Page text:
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Our Worst Presidents Came In With A Lot Of Experience

We’re likely to hear a lot this election season about experience. Trump has no experience governing or serving in elected office. Hillary Clinton has a lot. But it’s less clear how experience factors into presidential success, both electoral and governing: Were our most successful and beloved presidents the ones who spent years honing their skills in national government?

That kind of experience seems to matter in winning elections. Despite public cynicism about politics and politicians, presidents typically come to office after careers in public service. (Trump would be the major exception.) But, according to the bulk of political science research, it isn’t simply that more governing experience means a better chance of winning the White House. In a 2010 book about the strategy of presidential aspirants, Lara Brown found that candidates who hold different government positions are more successful but that spending many years in one type of position can be an electoral detriment. Saladin Ambar’s 2012 book, “How Governors Built the Modern Presidency,” looked at the effect of the emergence of successful presidential candidates who had executive experience but limited time in Washington and claims to be outsider reformers — for example, Rutherford B. Hayes, Woodrow Wilson and both Roosevelts. Ambar argued that a not-of-Washington image became an advantage and that this has shaped what Americans expect of the modern presidency.

These arguments suggest that which offices and roles presidents have previously held matter in getting elected. The amount of experience is important, but so is the type, and neither work suggests that long years in Congress or in a previous president’s administration are an advantage.

But that’s political success; what about governing success?

First, let’s look at how many years of experience serving in Congress or as a governor, Cabinet member or head of a major federal agency each president brought to office. We can then compare that experience with an average of FiveThirtyEight editor-in-chief Nate Silver’s aggregation of rankings of presidents by scholars from 2013 and the results of an expert survey1 that came out in 2015.2 (That gives us five scholarly rankings of presidents in total, but the average below is weighted more toward the most recent one because I treated Nate’s aggregate as one rating in my average.)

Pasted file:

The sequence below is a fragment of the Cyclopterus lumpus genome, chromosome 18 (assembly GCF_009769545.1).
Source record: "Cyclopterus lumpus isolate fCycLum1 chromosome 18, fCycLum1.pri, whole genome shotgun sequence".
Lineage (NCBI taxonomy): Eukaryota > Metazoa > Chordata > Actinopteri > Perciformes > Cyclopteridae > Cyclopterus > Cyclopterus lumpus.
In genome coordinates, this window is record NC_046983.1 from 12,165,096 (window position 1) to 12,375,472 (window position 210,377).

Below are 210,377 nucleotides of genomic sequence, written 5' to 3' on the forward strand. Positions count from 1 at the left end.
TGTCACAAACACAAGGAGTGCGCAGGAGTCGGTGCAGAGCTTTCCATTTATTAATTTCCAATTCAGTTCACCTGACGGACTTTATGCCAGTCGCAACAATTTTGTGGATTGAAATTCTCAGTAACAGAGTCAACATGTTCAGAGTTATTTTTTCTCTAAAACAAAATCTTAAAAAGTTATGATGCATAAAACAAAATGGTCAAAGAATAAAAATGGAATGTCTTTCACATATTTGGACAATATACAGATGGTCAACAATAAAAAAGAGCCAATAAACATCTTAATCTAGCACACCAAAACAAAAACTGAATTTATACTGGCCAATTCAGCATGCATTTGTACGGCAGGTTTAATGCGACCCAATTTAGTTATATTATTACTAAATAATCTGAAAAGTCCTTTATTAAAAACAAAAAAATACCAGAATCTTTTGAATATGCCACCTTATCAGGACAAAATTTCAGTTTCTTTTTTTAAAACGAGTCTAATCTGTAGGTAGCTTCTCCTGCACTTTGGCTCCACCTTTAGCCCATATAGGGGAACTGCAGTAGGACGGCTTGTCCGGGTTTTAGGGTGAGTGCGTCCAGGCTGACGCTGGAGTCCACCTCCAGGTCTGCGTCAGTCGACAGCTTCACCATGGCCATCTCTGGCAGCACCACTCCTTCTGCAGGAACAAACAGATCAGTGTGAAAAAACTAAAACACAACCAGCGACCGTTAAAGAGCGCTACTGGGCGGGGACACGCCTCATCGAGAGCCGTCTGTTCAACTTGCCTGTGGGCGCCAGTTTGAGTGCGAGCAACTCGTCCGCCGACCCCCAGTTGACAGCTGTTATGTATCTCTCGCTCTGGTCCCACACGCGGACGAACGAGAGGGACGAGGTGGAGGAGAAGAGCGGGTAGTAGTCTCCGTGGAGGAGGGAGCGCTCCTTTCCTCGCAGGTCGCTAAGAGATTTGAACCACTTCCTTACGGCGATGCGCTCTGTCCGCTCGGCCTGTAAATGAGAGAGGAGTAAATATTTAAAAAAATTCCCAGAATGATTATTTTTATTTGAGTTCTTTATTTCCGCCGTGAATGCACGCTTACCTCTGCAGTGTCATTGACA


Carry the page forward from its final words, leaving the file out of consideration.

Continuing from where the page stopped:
1 Abraham Lincoln 2
2 George Washington 0
2 Franklin D. Roosevelt 4
4 Theodore Roosevelt 2
5 Thomas Jefferson 14
6 Harry S. Truman 11
7 Dwight D. Eisenhower 0
8 Woodrow Wilson 2
9 Ronald Reagan 8
10 Andrew Jackson 6
11 John F. Kennedy 14
12 Lyndon B. Johnson 24
13 Bill Clinton 12
14 James Madison 19
15 James Monroe 17
15 James K. Polk 14
17 John Adams 7
18 Barack Obama 4
19 George H.W. Bush 14
20 William McKinley 19
21 John Quincy Adams 14
22 Grover Cleveland 2
23 William Howard Taft 7
24 Gerald Ford 26
25 Ulysses S. Grant 0
26 Jimmy Carter 4
27 Calvin Coolidge 5
28 Martin Van Buren 14
29 Chester A. Arthur 1
30 James Garfield 18
31 Rutherford B. Hayes 10
32 Benjamin Harrison 6
32 Richard Nixon 16
34 Zachary Taylor 0
35 John Tyler 18
36 Herbert Hoover 7
36 George W. Bush 6
38 Millard Fillmore 9
39 William Henry Harrison 20
40 Andrew Johnson 21
41 Franklin Pierce 10
42 Warren G. Harding 5
43 James Buchanan 26
Scholarly rankings of presidents and their high-level governing experience

Rankings are based on five scholarly rankings. High-level governing experience includes time as a member of Congress, Cabinet member/federal agency head or governor.

Sources: Brookings Institution, U.S. Congress, miller center

There’s a slight correlation between years of experience and a worse ranking. It’s hardly a clear trend, but it’s not a ringing endorsement for the importance of political experience, either.3